INTRODUCTION The current COVID-19 pandemic has effected the economy and human rights in almost all the democratic societies, and not in a good way. Restrictions for safety of the citizen were to safeguard them from the virus but the same restrictions have had an ill-impact on freedom of liberty of each. Protests and mass assemblies have been prohibited to prevent the spread of the Novel Corona Virus all around the globe. But is it fair to devoid people of their right to freedom of speech and expression envisaged in Article 19(1) for the Indian Constitution.
IS ‘RIGHT TO DISSENT AND PROTEST’ REALLY ESSENTIAL IN THESE CHALLENGING TIMES
Protests are increasingly breaking out all around the world from USA’s Black Lives Matter movement; Protest against the Anti-Terror Bill of Philippines; Chilean’s protest against the Lockdown; Mass Assembly and Public Display in Brazil and Israel; to the recent Farmer’s Protest in India. The newspapers and news channels were flooded with such news all year long. Right to Protest and Dissent are protected by the Constitution, which guarantees freedoms of speech and expression, assembly, and the right to form unions. These rights are fundamental and cannot be compromised. But there are reasonable exceptions to everything especially in testing times like this. Protest is an effective way to express disagreement with government and it’s actions. However, practicing protest is very ambiguous and unclear in the current pandemic situation. The ability to raise voice and dissent from government is vital for a working democracy. It is hence arguable that people should be able to protest against what they see as Tyranny. But in the current scenario due to the COVID-19 outbreak, there’s a state if emergency and due to it strict restrictions have been imposed. Human rights have been effected severely. The bit by bit sapping of one of the fundamental rights – the right to freedom of speech and expression is leading to the gradual degradation of human rights.
But of course, our fundamental rights cannot be absolute. And therefore, the constitution has envisaged a few reasonable restrictions on the exercise of the right to Freedom. Article 19(2) imposes reasonable restrictions upon the freedom of speech and expression; these include restrictions in the interests of the sovereignty, integrity and security of India, public order and morality. Currently, farmers are protesting against the 3 Agri-Sect bills 2020 and marching towards the capital from Punjab and Haryana. Thousands of people assemble on the streets for protests so as to give a voice to their demands, to raise their voice against the claimed injustice. The farmers have a constitutional right to protest as long as their dissent against the three controversial agricultural laws. The protests are constitutional as long as it does not damage property and lives. But the protesters are not following the guidelines related to social distancing & use of mask at the protest place. Majority of protesters are elderly people who are more vulnerable to the virus, and it is in their best interest to avoid such mass gatherings and as the rate of transmission of COVID-19 is likely to get increased & since there is no vaccine available for mass use yet, the only way to prevent the spread of coronavirus is to put immediate and total restrictions on such mass assemblies & practise social distancing. However, despite the peril of the virus, the protesters are still protesting neglecting the directions and guidelines issued by authorities. Also, a few days back an affidavit filed by Communist Party of India (Marxist) [CPIM] highlighting an impression that the Court (Karnataka HC) was trying to impair and infringe their fundamental rights to hold protests and rallies.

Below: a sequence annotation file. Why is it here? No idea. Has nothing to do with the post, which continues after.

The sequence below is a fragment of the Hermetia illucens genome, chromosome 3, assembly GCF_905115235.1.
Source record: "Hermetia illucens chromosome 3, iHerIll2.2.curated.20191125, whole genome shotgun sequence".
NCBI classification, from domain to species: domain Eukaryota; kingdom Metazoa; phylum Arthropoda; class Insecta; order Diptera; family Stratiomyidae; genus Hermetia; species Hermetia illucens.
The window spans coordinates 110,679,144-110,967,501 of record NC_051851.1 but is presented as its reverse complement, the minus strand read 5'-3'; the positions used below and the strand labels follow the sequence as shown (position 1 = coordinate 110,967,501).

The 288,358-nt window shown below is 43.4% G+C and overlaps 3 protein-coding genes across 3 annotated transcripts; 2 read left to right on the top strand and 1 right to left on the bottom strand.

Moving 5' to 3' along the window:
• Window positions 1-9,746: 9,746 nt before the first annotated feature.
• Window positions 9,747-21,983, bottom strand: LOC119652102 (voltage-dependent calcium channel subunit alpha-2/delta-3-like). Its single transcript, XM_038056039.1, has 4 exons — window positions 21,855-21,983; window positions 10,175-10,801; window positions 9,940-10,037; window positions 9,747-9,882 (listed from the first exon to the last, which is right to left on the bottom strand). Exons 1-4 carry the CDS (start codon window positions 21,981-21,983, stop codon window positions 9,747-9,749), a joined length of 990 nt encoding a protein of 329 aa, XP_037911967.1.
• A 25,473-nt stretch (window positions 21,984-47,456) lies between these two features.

Clearly under the facade of exercising their right to protest, they are abusing and misemploying their liberties and fundamental rights. CONCLUSION There is no doubt that the fundamental right to free speech is essential for any democracy to survive. When people goes up to protest, it is usually to showcase their disapproval against any action, policy, etc. of state or government to make them address and resolve their issues. Protesting is not merely a fundamental right by our Constitution but protesting against injustice is also a moral duty. But most protesters aren’t exercising their constitutional rights without threatening lives fellow citizens which is a serious misconduct and prima facie abuse of the liberties and rights provided to them. Right to Dissent and Protest are though vital even amidst the pandemic but it is important for each one of us to exercise our fundamental rights within reasonable limits laid down by law.